Members 102 and 104 define the width of cavity 112. In one embodiment, member 102 is moveable with respect to member 104 via flexures 110, and member 104 is segmented and fixed to base 106. In another embodiment, member 102 is segmented rather than member 104, and is moveable with respect to member 104. Members 102 and 104 may vary in size, shape, and construction. For example, in embodiments where device 100 is a DLD, member 102 may be a semi-reflective (i.e., semi-transparent) plate such as a silicon oxide plate, while member 104 may be a highly reflective plate such as an aluminum plate. In embodiments where device 100 is associated with a pixel of a display configured to display a pixilated displayable image, members 102 and 104 may be substantially square in shape with a width of approximately ⅓ micron and measure approximately 15 microns to 20 microns on each side. In another embodiment, members 102 and 104 may be circular in shape. The shape and dimensions of members 102 and 104 may, of course, vary.

An electrostatic force is created between member 102 and member 104 to discretely vary the width of cavity 112 by establishing a voltage difference between the non-segmented member (e.g., member 102) and a number of the segments in the segmented member (e.g., member 104). In one embodiment, the voltage difference is established by applying a first voltage to the non-segmented member (e.g., member 102) and a second voltage to a number of the segments in the segmented member (e.g., member 104). In this embodiment, the first voltage is a bias voltage provided by a supply voltage source (e.g., supply voltage source 302 shown in FIG. 4) coupled to the non-segmented member, and the second voltage is a reference voltage provided by a reference voltage source (e.g., reference voltage source 304 shown in FIG. 4) which is configured to be selectively applied to each segment in the segmented member. Thus, in this embodiment the same voltage difference is established between the non-segmented member and each of the segments coupled to the reference voltage source. In one embodiment, the supply voltage is DC voltage of approximately 0 and the reference voltage is a DC voltage of approximately 12 V so that a voltage difference of approximately 12 VDC is maintained between the non-segmented member and each segment to which the reference voltage is applied. In other embodiments, other voltages are used to maintain other desired voltage differences. In another embodiment, the reference voltage is selectively applied to a number of segments to maintain a predetermined amount of charge on each segment. In another embodiment, more than one reference voltage source is used. In this embodiment, different reference voltages may be used to establish differing voltage differences between the non-segmented member and each of the segments coupled to one of the reference voltage sources.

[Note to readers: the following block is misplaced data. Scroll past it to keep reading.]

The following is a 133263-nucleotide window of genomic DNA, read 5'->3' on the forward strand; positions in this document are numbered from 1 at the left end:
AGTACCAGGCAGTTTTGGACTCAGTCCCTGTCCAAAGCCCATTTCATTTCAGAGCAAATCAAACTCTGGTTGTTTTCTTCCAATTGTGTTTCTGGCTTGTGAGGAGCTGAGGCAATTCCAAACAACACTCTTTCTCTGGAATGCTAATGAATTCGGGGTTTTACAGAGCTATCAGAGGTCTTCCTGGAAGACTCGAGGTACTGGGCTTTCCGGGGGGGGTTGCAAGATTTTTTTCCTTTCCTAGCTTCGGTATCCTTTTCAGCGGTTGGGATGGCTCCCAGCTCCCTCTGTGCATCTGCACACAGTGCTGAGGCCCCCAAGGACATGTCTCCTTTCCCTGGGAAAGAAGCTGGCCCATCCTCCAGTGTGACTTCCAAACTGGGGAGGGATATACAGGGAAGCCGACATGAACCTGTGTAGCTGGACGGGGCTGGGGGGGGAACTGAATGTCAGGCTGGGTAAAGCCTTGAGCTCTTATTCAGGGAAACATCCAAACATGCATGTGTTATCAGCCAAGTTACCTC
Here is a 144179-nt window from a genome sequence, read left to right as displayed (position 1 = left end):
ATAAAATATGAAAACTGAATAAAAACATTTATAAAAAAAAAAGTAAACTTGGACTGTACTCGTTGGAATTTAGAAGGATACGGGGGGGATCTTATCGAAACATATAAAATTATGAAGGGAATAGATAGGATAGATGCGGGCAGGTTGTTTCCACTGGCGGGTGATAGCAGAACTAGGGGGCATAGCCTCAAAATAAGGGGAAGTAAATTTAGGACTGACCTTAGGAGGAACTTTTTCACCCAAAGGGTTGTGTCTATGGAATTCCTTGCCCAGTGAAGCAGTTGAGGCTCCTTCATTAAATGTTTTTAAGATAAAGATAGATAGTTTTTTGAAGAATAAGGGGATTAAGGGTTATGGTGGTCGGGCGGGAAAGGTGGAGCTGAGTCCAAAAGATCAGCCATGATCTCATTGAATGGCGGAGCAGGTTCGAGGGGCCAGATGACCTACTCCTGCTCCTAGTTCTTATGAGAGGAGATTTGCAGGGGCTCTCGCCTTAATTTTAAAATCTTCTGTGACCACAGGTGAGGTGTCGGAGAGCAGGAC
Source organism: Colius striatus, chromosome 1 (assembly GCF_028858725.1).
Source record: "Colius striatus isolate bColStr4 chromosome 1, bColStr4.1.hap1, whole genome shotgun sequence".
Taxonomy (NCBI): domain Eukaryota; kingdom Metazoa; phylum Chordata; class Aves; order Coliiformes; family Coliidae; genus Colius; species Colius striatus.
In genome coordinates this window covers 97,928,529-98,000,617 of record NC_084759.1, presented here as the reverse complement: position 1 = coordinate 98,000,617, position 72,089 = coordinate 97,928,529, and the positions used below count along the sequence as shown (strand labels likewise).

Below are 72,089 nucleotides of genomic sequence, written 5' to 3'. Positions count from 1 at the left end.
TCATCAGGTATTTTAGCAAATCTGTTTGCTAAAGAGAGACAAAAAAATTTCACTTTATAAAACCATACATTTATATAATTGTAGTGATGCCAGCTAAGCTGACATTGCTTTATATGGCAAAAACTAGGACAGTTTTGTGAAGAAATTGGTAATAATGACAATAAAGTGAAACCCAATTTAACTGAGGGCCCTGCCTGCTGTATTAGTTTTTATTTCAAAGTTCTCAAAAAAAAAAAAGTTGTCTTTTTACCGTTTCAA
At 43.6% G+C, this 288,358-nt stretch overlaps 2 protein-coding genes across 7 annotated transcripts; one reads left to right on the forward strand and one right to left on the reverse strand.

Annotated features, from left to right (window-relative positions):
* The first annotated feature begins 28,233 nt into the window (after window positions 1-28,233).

In one embodiment, a single reference voltage source is used with device 100 to generate several widths of cavity 112 because the use of a segmented member eliminates the need for a separate reference voltage source to provide a different voltage for each width of cavity 112. Instead of applying different voltages across member 102 and member 104 to achieve different amounts of electrostatic force between members 102 and 104, a single reference voltage may be applied to one or more segments to achieve the different amounts of electrostatic force between members 102 and 104. The discrete number of widths to which cavity 112 may be electronically adjusted using a single reference voltage source depends on the size and number of segments in the segmented member. The use of a single reference voltage source reduces cost and space requirements for control circuitry required for control of device 100. Additionally, the relationship between each width of cavity 112 may be determined in part by the accuracy of the process by which each segment is formed rather than solely by the precise control of various reference voltages. This reduces the effects of noise, temperature, and voltage shifting which may create color perception and other problems in, for example, displays for laptops or notebook computers which utilize one or more of device 100. In another embodiment, multiple reference voltage sources may be used with device 100 to achieve an even greater number of widths of cavity 112. In this embodiment, the discrete number of widths to which cavity 112 may be electronically adjusted depends on the size and number of segments in the segmented member, as well as the number of reference voltage sources that are coupled to each segment.

FIG. 2A illustrates one particular embodiment in which member 104 includes segments 120 and 122 and a separator 123. In other embodiments, member 102 may alternatively include segments 120 and 122 and separator 123. Segments 120 and 122 may be variably charged to create discrete amounts of electrostatic force between member 102 (shown in phantom for reference in FIG. 2A) and member 104 such that member 102 may be discretely displaced with respect to member 104. Segments 120 and 122 are a conductive material, such as aluminum. In other embodiments, segments 120 and 122 may be formed from other materials. For example, in embodiments where member 104 is segmented according to FIG. 2A, segments 120 and 122 may be made of aluminum such that member 104 has a reflective surface. In another embodiment, member 102, rather than member 104, is segmented according to FIG. 2A, and segments 120 and 122 may be made of another material such that member 102 is semi-reflective.